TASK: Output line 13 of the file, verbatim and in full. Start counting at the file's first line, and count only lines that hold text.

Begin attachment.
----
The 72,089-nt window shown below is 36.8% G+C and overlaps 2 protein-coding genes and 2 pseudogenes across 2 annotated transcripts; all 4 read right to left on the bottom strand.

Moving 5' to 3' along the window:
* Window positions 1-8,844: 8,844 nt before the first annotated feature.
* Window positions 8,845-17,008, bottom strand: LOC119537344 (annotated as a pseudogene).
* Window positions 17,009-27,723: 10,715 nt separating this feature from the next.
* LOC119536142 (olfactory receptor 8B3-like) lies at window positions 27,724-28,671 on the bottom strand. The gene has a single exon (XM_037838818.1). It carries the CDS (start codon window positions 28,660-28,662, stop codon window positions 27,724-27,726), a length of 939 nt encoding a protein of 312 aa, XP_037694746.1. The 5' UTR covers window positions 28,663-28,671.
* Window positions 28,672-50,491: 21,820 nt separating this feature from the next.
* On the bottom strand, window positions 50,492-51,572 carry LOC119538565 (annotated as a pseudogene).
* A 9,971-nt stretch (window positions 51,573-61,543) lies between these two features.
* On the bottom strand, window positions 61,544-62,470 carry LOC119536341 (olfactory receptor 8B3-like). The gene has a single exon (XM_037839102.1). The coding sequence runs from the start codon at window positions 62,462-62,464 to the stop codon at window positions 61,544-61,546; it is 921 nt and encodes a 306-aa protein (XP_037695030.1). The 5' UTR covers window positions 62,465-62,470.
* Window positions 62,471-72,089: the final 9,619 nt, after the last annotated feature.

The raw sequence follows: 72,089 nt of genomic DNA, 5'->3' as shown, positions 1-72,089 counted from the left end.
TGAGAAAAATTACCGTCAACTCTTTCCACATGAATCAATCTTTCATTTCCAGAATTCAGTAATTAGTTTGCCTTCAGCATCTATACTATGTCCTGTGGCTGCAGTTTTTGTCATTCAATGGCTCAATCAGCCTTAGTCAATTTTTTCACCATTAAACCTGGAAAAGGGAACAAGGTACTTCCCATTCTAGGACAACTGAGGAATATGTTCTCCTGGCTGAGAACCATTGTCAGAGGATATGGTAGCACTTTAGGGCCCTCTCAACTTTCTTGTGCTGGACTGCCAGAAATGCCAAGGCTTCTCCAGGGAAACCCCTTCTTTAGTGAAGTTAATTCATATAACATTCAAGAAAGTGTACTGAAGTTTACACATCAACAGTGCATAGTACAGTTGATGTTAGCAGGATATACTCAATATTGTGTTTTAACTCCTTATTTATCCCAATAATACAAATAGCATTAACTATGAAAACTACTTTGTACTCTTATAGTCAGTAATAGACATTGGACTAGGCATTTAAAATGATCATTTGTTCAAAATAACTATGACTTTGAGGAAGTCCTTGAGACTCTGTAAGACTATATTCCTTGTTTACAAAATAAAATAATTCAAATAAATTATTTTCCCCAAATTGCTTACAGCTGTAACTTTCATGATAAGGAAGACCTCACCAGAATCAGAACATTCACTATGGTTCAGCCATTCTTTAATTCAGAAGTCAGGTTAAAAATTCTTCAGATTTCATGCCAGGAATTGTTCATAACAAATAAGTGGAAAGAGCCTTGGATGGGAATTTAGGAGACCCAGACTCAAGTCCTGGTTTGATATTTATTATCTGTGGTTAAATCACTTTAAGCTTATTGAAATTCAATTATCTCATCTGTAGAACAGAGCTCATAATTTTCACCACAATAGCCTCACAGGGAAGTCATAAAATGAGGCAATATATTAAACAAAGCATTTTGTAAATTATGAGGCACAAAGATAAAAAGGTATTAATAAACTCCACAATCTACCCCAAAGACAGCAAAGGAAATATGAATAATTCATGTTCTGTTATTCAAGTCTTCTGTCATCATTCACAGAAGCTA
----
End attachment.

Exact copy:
TGAGAAAAATTACCGTCAACTCTTTCCACATGAATCAATCTTTCATTTCCAGAATTCAGTAATTAGTTTGCCTTCAGCATCTATACTATGTCCTGTGGCTGCAGTTTTTGTCATTCAATGGCTCAATCAGCCTTAGTCAATTTTTTCACCATTAAACCTGGAAAAGGGAACAAGGTACTTCCCATTCTAGGACAACTGAGGAATATGTTCTCCTGGCTGAGAACCATTGTCAGAGGATATGGTAGCACTTTAGGGCCCTCTCAACTTTCTTGTGCTGGACTGCCAGAAATGCCAAGGCTTCTCCAGGGAAACCCCTTCTTTAGTGAAGTTAATTCATATAACATTCAAGAAAGTGTACTGAAGTTTACACATCAACAGTGCATAGTACAGTTGATGTTAGCAGGATATACTCAATATTGTGTTTTAACTCCTTATTTATCCCAATAATACAAATAGCATTAACTATGAAAACTACTTTGTACTCTTATAGTCAGTAATAGACATTGGACTAGGCATTTAAAATGATCATTTGTTCAAAATAACTATGACTTTGAGGAAGTCCTTGAGACTCTGTAAGACTATATTCCTTGTTTACAAAATAAAATAATTCAAATAAATTATTTTCCCCAAATTGCTTACAGCTGTAACTTTCATGATAAGGAAGACCTCACCAGAATCAGAACATTCACTATGGTTCAGCCATTCTTTAATTCAGAAGTCAGGTTAAAAATTCTTCAGATTTCATGCCAGGAATTGTTCATAACAAATAAGTGGAAAGAGCCTTGGATGGGAATTTAGGAGACCCAGACTCAAGTCCTGGTTTGATATTTATTATCTGTGGTTAAATCACTTTAAGCTTATTGAAATTCAATTATCTCATCTGTAGAACAGAGCTCATAATTTTCACCACAATAGCCTCACAGGGAAGTCATAAAATGAGGCAATATATTAAACAAAGCATTTTGTAAATTATGAGGCACAAAGATAAAAAGGTATTAATAAACTCCACAATCTACCCCAAAGACAGCAAAGGAAATATGAATAATTCATGTTCTGTTATTCAAGTCTTCTGTCATCATTCACAGAAGCTA